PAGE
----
Nassau County Executive Bruce Blakeman, Islanders co-owner Jon Ledecky and former players honored Clark Gillies, the late Hall of Famer who passed away earlier this year, on Friday at the Nassau County Legislative building in Mineola.  Credit: Reese T. Williams / Newsday/Newsday

It’s a fitting tribute to a close friend, Butch Goring said as he stood on the steps of the Theodore Roosevelt Executive and Legislative Building in Mineola on Friday morning. Only a few hours later, once darkness fell, the dome of the building would be lit in blue and orange in honor of Islanders great Clark Gillies.

"I can’t think of a more appropriate way to honor Clark Gillies’ legacy," Goring said. "He was always in the lights as far as I was concerned. It didn’t matter whether he was playing or out doing his charitable work. He was front and center."

Gillies, the Hall of Fame power forward who won four Stanley Cups with the Islanders in the 1980s, died Jan. 21 at age 67. Nassau County Executive Bruce Blakeman, flanked by Goring, Islanders co-owner Jon Ledecky and another Islanders great, Bobby Nystrom, announced the lighting of the dome at a news conference.

"People are sometimes judged by how much money you have," Goring said. "In Clark’s case, you’re judged by how many friends you have. In that case, Clark Gillies was a multibillionaire."

Blakeman said the county wanted to honor not only Gillies’ hockey acumen but his many charitable endeavors. The Clark Gillies Foundation works to help children who are physically, developmentally and/or financially challenged. He raised a million dollars to help construct a pediatric unit at Huntington Hospital that bears his name.

"Clark was a crier," Ledecky said. "He cared so much about people. He would take us through the hospital wards where he was working with children. He would take us to meet the underprivileged. He really exposed the new ownership group of Scott Malkin, Dewey Shay and myself to the history of Long Island, the history of the Islanders and the great tradition that stands on the sweater that we wear today with his number on it."

Nystrom was a former roommate of Gillies and his best friend.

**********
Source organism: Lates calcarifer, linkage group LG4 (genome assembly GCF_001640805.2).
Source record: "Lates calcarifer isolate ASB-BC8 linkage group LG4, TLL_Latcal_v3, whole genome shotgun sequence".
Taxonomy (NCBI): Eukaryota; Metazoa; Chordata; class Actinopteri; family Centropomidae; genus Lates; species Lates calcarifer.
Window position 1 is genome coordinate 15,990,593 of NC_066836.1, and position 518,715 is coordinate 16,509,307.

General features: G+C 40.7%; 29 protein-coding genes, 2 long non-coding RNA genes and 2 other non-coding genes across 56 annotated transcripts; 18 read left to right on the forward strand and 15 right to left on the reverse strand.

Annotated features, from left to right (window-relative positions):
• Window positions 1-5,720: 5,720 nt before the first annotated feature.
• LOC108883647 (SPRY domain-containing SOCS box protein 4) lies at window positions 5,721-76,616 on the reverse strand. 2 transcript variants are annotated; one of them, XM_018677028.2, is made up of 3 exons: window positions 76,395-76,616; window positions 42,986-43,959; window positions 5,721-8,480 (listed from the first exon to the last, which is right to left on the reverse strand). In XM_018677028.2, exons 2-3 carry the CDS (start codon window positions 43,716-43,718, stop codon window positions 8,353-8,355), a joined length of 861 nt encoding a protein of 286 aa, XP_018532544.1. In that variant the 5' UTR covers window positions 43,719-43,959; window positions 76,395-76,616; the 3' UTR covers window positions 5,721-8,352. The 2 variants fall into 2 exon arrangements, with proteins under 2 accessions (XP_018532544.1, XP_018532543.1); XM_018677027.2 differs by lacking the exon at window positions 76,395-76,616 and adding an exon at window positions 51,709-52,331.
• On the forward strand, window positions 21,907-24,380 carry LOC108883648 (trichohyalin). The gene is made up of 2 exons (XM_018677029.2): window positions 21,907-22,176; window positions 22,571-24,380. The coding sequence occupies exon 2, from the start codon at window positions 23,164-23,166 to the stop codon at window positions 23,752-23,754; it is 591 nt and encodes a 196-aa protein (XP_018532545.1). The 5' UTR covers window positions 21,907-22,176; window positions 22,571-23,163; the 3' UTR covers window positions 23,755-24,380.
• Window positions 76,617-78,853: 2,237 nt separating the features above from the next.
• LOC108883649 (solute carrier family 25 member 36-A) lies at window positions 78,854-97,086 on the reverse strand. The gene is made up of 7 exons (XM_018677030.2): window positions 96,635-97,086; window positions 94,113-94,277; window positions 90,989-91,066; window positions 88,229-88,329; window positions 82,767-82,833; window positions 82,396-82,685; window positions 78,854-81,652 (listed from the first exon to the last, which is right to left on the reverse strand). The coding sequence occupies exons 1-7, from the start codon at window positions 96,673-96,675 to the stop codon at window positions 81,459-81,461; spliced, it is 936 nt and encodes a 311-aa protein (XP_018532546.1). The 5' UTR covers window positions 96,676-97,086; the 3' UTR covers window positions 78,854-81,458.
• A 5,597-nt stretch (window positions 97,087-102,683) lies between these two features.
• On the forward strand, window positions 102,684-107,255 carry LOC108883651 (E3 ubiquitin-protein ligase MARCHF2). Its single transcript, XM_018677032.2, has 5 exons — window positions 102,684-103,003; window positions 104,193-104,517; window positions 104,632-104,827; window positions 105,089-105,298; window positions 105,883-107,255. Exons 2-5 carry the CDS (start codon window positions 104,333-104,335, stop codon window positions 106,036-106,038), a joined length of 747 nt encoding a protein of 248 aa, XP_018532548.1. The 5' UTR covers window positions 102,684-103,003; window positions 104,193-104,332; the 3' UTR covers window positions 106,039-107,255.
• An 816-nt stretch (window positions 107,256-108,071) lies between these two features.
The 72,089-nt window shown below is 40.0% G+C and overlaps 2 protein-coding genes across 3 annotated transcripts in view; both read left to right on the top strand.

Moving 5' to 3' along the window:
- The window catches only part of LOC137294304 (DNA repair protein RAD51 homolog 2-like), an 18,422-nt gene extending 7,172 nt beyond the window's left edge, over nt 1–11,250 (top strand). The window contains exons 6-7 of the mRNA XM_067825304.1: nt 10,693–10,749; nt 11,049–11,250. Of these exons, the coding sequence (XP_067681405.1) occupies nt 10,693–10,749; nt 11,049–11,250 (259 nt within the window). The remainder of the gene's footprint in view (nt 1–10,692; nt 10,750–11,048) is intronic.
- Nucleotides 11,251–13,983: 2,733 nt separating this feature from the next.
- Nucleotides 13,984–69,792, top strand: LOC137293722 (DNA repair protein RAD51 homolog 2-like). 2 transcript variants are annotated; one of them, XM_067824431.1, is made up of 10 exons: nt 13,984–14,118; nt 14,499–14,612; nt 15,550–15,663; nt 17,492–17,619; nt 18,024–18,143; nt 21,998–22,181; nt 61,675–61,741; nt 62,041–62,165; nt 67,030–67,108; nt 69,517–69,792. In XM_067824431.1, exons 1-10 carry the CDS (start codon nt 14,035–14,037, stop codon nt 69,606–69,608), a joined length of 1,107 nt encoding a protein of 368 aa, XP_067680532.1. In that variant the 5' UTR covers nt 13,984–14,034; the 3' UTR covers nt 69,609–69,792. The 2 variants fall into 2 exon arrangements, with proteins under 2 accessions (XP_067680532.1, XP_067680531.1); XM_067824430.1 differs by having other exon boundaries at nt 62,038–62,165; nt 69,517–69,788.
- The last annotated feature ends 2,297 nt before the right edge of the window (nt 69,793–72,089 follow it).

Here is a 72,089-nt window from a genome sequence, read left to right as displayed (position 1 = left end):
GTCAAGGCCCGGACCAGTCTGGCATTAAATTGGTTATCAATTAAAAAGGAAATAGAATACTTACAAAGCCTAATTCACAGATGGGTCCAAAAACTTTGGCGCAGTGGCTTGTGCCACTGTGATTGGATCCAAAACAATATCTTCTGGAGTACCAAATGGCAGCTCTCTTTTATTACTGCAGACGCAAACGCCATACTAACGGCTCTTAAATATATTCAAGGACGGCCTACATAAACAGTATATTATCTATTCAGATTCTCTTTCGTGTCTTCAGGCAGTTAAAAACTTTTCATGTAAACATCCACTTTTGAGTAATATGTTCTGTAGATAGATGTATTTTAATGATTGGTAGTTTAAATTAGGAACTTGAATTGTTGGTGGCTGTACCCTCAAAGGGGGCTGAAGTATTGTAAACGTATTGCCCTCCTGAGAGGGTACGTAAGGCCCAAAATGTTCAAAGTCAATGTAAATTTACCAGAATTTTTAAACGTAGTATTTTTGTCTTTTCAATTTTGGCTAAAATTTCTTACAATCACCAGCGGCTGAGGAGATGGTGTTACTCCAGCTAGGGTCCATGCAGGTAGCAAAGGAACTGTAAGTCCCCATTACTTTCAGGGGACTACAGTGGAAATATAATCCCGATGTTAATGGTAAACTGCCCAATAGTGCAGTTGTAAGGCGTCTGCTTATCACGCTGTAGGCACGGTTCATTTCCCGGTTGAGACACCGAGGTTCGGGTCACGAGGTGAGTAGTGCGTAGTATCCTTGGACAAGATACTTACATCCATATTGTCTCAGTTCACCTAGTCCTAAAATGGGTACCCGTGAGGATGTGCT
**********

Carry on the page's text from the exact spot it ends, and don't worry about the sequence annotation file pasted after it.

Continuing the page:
"Yes, he was one hell of a hockey player, but that was only a short time in his life," Nystrom said. "What he did after hockey will be his legacy. He dedicated his life to the people of Long Island. If you can find someone on Long Island who doesn’t know the name Clark Gillies, then they must have moved here yesterday.

"He never said no to anyone who had a charitable event . . . Not only has he raised millions of dollars for the Clark Gillies Foundation, but he also did it for hundreds of other charities on Long Island. I often wondered if he ever slept."

Gillies was woven into the fabric of the franchise. He made everyone who had ever played on Long Island feel like family, Ledecky said.

He recalled a story of Gillies’ interaction with Petr Mika, who played only three games with the Islanders in the 1999-2000 season but still attended an alumni event.

"[Mika], from the Czech Republic, flew over for our alumni weekend and Clark embraced him and treated him like he had played 1,000 games for the New York Islanders," Ledecky said.

"At the end of Clark’s interaction with this man who had traveled 8,000 miles to come be part of alumni weekend, [Mika] came over to me and started to cry. The great Clark Gillies, the Hall of Famer, the winner of four Stanley Cups, had made him feel like he had been an Islander for life.

"That was Clark in a nutshell."

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